Case Study: Holderness coast Flashcards Preview

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Flashcards in Case Study: Holderness coast Deck (8)
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Facts and figures

  •  A 61km stretch of coast running from Flamborough Head in the north to Spurn Head (a spit) in the south
  • NE of England
  • On average the coast erodes at about 2 metres a year


Why is it eroding so quickly?

  • Because of local geology
  • 18,000 years ago the north of England was covered in ice (last ice age)
  • As the ice melted it deposited huge amounts of glacial deposits
  • These glacial deposits actually extended the Holderness coast out into the sea
  • However, the glacial deposits (boulder clay)  are extremely vulnerable to erosion


Mappleton coastal management

  • In 1991 almost £2 million was spent on two rock groynes and a rock revetment to protect Mappleton and the B1242 coastal road
  • Blocks of granite were imported from Norway for the sea defences. The purpose of the two rock groynes was to trap beach material. By retaining a wide, sandy beach between the stone groynes the sea would not be able to reach the base of the cliffs at Mappleton.
  • In addition the cliff between the two groynes has been stabilized through landscaping and vegetation cover.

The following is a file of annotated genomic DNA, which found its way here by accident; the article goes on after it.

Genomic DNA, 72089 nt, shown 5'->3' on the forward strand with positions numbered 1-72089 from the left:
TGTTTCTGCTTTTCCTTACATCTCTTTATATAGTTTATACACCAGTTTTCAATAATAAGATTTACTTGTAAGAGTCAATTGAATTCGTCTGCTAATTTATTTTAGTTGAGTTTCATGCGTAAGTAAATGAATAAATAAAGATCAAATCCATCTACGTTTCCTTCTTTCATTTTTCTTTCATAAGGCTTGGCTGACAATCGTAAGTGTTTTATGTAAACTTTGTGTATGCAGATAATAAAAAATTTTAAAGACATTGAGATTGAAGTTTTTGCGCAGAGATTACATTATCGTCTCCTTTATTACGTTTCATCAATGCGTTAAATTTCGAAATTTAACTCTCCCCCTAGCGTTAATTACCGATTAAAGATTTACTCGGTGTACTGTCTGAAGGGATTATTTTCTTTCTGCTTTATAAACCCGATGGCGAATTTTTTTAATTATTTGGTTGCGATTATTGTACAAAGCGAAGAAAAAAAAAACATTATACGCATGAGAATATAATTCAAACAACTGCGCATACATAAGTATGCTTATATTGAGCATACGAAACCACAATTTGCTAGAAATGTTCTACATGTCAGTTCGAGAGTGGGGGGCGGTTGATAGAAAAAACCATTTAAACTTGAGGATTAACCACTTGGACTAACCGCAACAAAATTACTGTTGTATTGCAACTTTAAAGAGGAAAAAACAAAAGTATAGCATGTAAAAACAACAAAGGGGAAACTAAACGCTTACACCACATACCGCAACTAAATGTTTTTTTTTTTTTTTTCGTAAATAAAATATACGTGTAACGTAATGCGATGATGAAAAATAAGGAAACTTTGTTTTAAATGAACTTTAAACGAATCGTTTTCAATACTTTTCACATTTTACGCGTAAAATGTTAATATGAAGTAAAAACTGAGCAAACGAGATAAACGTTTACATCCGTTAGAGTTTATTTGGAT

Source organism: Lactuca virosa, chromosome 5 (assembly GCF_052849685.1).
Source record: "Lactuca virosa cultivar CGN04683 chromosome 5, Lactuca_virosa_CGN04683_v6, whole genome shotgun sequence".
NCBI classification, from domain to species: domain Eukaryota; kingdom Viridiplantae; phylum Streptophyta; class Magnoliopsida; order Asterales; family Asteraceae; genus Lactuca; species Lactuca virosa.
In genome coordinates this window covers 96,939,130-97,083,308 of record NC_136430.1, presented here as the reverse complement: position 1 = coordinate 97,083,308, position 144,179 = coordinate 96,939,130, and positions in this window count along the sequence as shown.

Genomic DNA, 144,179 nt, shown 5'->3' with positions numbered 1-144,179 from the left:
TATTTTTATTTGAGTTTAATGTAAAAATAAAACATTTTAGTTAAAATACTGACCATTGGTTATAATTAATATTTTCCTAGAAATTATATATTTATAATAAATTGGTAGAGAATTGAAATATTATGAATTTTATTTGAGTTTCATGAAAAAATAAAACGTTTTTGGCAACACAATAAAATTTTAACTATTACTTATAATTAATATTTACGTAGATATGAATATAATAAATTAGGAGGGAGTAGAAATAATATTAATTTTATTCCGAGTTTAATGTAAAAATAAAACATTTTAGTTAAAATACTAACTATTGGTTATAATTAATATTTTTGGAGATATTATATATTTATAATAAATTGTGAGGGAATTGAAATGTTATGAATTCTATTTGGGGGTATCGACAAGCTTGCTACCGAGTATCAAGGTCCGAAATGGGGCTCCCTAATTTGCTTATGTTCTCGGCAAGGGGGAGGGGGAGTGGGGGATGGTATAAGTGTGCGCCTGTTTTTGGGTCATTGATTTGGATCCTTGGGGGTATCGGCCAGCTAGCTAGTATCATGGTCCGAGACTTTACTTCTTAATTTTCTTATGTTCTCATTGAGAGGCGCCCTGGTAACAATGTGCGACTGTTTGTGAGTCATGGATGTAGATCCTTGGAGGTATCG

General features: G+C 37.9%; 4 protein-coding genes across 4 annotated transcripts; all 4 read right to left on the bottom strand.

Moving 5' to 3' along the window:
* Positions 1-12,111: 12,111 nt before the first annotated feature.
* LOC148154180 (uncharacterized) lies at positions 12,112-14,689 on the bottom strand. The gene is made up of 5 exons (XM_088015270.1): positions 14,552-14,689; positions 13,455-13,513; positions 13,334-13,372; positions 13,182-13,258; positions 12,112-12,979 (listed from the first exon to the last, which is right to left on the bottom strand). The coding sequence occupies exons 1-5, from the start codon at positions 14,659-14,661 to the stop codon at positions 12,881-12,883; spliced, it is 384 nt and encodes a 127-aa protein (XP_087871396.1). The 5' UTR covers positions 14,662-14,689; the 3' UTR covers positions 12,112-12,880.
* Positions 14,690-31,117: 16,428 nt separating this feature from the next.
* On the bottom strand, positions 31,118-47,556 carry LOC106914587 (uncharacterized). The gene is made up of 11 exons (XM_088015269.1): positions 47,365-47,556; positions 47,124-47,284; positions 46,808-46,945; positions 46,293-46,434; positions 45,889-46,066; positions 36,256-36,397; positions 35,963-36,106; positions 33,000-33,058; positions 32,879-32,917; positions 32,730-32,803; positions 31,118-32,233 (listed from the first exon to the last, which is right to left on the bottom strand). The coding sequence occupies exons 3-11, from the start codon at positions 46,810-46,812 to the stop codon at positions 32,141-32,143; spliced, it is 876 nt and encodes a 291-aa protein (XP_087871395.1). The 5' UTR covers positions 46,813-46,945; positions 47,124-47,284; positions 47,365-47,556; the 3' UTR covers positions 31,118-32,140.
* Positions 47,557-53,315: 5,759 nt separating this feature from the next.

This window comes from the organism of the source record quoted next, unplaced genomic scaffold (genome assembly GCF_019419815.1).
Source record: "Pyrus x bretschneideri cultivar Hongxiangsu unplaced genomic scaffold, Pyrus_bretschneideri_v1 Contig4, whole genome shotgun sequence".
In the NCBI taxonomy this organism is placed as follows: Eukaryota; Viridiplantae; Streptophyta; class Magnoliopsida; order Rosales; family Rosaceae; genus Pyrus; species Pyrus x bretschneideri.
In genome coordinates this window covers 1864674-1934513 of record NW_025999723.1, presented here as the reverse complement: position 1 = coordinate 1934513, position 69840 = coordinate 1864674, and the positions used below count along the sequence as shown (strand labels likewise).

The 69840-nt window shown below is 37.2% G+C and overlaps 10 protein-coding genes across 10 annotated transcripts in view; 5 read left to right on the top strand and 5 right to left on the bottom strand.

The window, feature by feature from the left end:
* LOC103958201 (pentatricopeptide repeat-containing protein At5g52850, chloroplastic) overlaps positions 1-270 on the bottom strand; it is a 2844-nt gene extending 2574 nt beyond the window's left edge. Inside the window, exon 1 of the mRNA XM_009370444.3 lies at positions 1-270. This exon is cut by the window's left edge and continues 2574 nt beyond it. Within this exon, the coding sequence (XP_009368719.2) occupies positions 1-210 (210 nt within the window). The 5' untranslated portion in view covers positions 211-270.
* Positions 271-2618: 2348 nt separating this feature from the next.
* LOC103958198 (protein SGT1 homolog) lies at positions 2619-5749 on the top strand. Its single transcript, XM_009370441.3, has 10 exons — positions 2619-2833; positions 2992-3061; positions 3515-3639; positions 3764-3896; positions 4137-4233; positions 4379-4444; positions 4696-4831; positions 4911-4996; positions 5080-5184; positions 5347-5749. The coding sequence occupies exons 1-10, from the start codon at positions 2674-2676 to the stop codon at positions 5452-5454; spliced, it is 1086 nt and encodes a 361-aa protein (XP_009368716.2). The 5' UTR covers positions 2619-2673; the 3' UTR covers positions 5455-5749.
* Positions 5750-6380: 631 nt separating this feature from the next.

Evaluation of Mappleton

  • The coastal defences have been effective in reducing erosion between the two groynes
  • It has protected the home and the B412 road


  • Increased rate of erosion at further south ( the Great Cowden)
  • No beach to protect the cliff -> Cliff failure.


Withernsea coastal management

  • Because Hornsea and Mappleton were protected it also became necessary to protect Withernsea further south.
  • Has a modern sea wall with rock armour in front of it (costs up to £10,000 per metre) to take the force out of large storm waves.
  • Originally, there was a straight wall protecting the town (1875) → energy scoured away the base of the wall → collapse → curved seawalls to reflect the energy

  • There are groynes (cost about £5,000 each) along the beach to trap sand and widen the beach.


Evaluation of Withernsea

  • Appearance of seawall affects tourism (tourists want a natural scenery)
  • Businesses no longer under threat
  • Cost-benefit analysis proved effective


Flamborough Head coastal management

  • Do nothing
  • Flamborough Head is made of resistant chalk headland, thus making it stronger than most of the rocks and geology along Holderness coast, therefore there isn’t as susceptible to erosion as other areas like Mappleton or Hornsea


Evaluation of Flamborough Head

  • Saves expenditure on defence
  • Environmentally friendly
  • Natural processes are not interfered with